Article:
Assistant professor secures new grants; position in Infectious Diseases Institute Thematic Program

12/05/2017

Head shot of Mark Mitton-FryMark Mitton-Fry, PhD, assistant professor in the College of Pharmacy’s Medicinal Chemistry and Pharmacognosy Division, recently received two new grants related to his work in infectious diseases. In addition to his grants, Mitton-Fry was named a Co-Director of the Prevention, Detection and Therapies Thematic Program for Ohio State’s newly launched Infectious Diseases Institute.

Prof. Mitton-Fry came to The Ohio State University College of Pharmacy in July of 2016. Prior to working with the college, he was an assistant professor at Ohio Wesleyan University and spent much of his time teaching various chemistry courses. Mitton-Fry started his career at Pharmacia as a synthetic medicinal chemist. Shortly thereafter, Pharmacia was acquired by Pfizer, a leading pharmaceutical company, and Mitton-Fry took a new position with Pfizer.

“Working in the pharmaceutical industry was a natural fit with my educational background. During my time at Pfizer, I met some colleagues who were incredibly passionate about antibacterial drug discovery. I was enthralled by the sense of community they showed and wanted to get involved in the work,” Mitton-Fry said.

Mitton-Fry said that he is excited to be at Ohio State and credits the university’s Discovery Themes, a university-wide initiative to bring top research scientists to campus to focus on critical societal needs and promote and enhance broad university collaboration, as a substantial reason he chose to become a Buckeye.

“I don’t think I would have the opportunity to work at the university if it weren’t for Discovery Themes. My position is partially funded through the university’s Discovery Themes, and it provides me access to the resources I need to put together effective grants and proposals,” he said. “Discovery Themes lends itself to great collaborations. It is easy to find people who share common interests and to work with them. The collaborative spirit at Ohio State has been one of the defining features of my experience so far.”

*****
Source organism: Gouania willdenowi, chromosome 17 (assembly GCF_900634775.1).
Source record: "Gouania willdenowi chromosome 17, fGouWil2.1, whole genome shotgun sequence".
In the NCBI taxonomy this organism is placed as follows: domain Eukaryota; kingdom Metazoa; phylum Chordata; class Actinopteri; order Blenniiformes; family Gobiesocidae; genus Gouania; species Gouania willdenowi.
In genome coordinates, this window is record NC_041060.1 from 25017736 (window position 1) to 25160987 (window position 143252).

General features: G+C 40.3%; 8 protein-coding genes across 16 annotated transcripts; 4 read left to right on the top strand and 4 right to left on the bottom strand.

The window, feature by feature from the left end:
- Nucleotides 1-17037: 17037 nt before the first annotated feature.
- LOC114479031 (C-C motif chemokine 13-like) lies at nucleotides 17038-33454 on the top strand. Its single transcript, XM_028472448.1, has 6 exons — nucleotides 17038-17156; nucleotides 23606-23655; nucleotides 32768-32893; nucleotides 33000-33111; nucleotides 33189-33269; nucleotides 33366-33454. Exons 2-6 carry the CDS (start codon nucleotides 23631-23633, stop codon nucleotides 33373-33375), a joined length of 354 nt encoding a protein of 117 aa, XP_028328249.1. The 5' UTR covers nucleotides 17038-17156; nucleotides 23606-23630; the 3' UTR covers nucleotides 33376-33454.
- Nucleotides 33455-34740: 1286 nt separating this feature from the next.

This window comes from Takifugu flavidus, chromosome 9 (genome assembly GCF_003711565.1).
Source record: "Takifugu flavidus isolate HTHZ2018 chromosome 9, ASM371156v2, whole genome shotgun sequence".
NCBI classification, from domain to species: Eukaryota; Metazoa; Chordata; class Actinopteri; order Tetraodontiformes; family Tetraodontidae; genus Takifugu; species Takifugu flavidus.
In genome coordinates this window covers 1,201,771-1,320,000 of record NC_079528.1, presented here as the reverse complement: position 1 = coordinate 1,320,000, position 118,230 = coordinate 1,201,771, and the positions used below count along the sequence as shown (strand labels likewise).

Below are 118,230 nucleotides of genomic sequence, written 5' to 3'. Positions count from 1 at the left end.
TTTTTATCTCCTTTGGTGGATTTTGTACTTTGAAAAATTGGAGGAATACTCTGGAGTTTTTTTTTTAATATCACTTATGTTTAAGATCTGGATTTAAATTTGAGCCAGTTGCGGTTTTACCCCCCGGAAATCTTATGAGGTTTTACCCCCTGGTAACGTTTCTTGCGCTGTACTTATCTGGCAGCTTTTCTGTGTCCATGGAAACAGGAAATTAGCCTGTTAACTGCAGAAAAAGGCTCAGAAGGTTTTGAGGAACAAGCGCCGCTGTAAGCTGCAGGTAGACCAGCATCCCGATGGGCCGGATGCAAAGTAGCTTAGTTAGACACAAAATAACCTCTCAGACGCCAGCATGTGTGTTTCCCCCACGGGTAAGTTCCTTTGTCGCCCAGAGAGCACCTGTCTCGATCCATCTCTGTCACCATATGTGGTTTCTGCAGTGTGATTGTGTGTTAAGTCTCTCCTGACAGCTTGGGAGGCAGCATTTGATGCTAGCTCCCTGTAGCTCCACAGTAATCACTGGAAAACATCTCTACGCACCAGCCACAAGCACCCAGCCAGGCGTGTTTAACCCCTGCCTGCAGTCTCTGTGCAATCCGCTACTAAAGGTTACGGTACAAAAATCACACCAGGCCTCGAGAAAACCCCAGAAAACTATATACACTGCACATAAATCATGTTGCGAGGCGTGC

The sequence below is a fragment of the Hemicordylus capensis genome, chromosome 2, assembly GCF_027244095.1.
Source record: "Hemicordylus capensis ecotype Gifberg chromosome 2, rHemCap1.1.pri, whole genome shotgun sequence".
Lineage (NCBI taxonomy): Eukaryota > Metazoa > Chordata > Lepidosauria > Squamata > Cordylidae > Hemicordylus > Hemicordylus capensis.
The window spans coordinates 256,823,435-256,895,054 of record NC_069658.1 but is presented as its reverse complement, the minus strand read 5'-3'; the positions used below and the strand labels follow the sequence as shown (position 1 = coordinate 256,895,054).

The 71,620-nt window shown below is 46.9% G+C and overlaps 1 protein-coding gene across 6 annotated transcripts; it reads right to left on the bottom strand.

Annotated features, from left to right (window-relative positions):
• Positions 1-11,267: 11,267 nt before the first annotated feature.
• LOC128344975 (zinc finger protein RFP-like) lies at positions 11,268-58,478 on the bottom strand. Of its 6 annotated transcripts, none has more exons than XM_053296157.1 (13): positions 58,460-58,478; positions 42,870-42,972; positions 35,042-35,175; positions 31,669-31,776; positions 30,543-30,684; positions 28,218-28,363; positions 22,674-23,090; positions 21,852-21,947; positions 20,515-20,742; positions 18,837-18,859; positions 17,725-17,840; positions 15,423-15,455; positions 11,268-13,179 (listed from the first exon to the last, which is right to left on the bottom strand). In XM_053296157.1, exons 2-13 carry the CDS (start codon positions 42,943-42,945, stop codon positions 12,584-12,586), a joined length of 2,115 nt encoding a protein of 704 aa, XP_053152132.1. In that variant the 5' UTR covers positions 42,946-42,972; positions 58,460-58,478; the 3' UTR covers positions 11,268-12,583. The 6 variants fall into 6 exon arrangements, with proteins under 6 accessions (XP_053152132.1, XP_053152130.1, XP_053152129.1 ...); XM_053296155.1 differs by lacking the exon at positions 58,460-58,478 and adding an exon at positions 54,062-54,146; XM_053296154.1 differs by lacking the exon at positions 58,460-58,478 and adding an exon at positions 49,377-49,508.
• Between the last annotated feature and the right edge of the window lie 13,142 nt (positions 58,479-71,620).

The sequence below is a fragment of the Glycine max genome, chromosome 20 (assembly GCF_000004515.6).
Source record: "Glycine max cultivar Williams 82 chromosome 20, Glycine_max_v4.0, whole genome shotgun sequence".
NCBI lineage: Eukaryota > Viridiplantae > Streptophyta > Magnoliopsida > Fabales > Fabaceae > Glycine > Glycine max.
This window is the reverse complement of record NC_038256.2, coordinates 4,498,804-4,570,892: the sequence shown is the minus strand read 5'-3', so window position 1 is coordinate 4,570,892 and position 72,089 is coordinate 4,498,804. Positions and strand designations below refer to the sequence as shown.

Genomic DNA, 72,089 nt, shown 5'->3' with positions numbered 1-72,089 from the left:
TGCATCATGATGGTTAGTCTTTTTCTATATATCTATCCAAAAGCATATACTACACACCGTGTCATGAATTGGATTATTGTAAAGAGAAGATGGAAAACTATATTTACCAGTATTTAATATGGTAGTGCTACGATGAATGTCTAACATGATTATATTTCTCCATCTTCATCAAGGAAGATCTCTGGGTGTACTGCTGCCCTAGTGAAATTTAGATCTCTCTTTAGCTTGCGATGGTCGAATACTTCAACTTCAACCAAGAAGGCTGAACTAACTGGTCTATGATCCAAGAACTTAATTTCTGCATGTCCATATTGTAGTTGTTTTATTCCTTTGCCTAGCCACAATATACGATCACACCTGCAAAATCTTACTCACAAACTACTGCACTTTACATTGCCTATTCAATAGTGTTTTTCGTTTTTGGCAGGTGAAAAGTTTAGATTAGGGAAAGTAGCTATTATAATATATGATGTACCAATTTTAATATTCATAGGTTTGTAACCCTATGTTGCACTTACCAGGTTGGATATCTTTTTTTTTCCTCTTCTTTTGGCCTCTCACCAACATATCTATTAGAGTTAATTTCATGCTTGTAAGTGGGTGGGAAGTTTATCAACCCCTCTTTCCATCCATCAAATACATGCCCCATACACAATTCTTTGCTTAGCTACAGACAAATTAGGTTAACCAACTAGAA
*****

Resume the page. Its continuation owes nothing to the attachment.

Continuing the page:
Mitton-Fry’s research is currently focused on superbug infections, such as MRSA. He recently received two grants with co-investigators to support his research: a $300,000 Dr. Ralph and Marian Falk Medical Research Trust grant for “Novel therapies for MRSA and innovative methods for tackling bacterial resistance,” and a $108,000 grant from the Cystic Fibrosis Foundation for “Novel bacterial type II topoisomerase inhibitors to treat MRSA.”

“(My team and I) are working on bacterial infections that are no longer treatable by many current drugs; they have become resistant. We want to develop drugs that defeat the bacteria and plan a research program that targets both Gram-positive and Gram-negative bacterial pathogens. We will use these grants to work toward new therapies and structural methods that will allow us to design more effective drugs,” he said.

Co-investigators for the grants include: Dr. Daniel Wozniak, professor in the College of Arts and Sciences, Department of Microbiology and professor in the College of Medicine, Department of Microbial Infection and Immunity; Dr. Jack C. Yalowich, professor of Pharmacology, College of Pharmacy; Dr. Steffen Lindert, assistant professor in the College of Arts and Sciences, Department of Chemistry and Biochemistry; and Dr. Craig McElroy, Director of Instrumentation at the College of Pharmacy.

The College of Pharmacy is proud of the work Mitton-Fry is doing to improve the lives of patients fighting superbugs.